• A significant number of those who are chronically infected will develop cirrhosis or liver cancer.
    • Approximately 399 000 people die each year from hepatitis C, mostly from cirrhosis and hepatocellular carcinoma.
    • Antiviral medicines can cure more than 95% of persons with hepatitis C infection, thereby reducing the risk of death from liver cancer and cirrhosis, but access to diagnosis and treatment is low.
    • There is currently no vaccine for hepatitis C; however research in this area is ongoing.

     

     

    Factsheet: Hepatitis D

    Key Facts

    Treatment

    • Hepatitis D virus (HDV) is a ribonucleic acid (RNA) virus that requires hepatitis B virus (HBV) for its replication. HDV infection occurs only simultaneously or as super-infection with HBV.
    • The virus is transmitted through contact with the blood or other body fluids of an infected personTreatment.
    • Vertical transmission from mother to child is rare.
    • Approximately 15 million people across the world are chronically coinfected with HDV and HBV 1.
    • Currently there is no effective antiviral treatment for hepatitis D.
    • Hepatitis D infection can be prevented by hepatitis B immunization.

    Hepatitis D is a liver disease in both acute and chronic forms caused by the hepatitis D virus (HDV) that requires HBV for its replication. Hepatitis D infection cannot occur in the absence of hepatitis B virus. The coinfection or super infection of HDV with HBV causes a more severe disease than HBV monoinfection.

    A vaccine against hepatitis B is the only method to prevent HDV infection.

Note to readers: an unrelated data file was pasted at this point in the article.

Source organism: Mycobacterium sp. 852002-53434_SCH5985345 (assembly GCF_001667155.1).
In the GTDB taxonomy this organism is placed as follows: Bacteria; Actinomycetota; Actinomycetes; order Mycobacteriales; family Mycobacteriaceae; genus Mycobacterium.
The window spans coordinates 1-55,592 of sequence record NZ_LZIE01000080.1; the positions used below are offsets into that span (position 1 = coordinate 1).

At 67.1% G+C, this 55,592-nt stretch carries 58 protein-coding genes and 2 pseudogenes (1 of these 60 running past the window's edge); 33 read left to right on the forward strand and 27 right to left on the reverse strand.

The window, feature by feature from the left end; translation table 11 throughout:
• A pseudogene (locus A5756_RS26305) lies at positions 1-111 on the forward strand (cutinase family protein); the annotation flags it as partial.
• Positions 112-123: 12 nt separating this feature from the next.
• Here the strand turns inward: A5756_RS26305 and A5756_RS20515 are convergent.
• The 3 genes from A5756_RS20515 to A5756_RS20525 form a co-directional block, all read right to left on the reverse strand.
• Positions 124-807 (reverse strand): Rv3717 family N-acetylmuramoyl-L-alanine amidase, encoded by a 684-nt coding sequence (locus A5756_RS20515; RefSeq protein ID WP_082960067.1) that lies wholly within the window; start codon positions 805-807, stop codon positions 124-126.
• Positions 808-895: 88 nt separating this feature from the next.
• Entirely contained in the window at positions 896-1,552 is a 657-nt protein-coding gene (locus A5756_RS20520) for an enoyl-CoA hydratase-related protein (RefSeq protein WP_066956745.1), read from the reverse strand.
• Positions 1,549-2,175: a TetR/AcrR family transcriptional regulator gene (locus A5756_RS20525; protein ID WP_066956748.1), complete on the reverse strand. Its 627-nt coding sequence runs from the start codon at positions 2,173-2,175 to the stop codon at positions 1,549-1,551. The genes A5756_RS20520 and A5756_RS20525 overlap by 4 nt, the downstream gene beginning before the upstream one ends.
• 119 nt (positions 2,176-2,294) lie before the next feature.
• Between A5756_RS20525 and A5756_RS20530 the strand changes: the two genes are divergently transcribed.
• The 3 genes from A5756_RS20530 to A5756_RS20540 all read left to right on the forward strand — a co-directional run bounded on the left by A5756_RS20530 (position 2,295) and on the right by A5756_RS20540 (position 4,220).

Factsheet: Hepatitis E

    Key Facts

    • Hepatitis E is a liver disease caused by infection with a virus known as hepatitis E virus (HEV).
    • Every year, there are an estimated 20 million HEV infections worldwide, leading to an estimated 3.3 million symptomatic cases of hepatitis E1, and 56 600 hepatitis E-related deaths2.
    • Hepatitis E is usually self-limiting but some cases may develop into fulminant hepatitis (acute liver failure).
    • The virus is transmitted via the faecal-oral route, principally via contaminated water.
    • Hepatitis E is found worldwide, but the prevalence is highest in East and South Asia.
    • A vaccine to prevent hepatitis E virus infection has been developed and is licensed in China, but is not yet available elsewhere.

    Hepatitis E is a liver disease caused by the hepatitis E virus (HEV): a small virus, with a positive-sense, single-stranded ribonucleic acid (RNA) genome. The virus has at least 4 different types: genotypes 1, 2, 3 and 4. Genotypes 1 and 2 have been found only in humans. Genotype 3 and 4 viruses circulate in several animals (including pigs, wild boars, and deer) without causing any disease, and occasionally infect humans.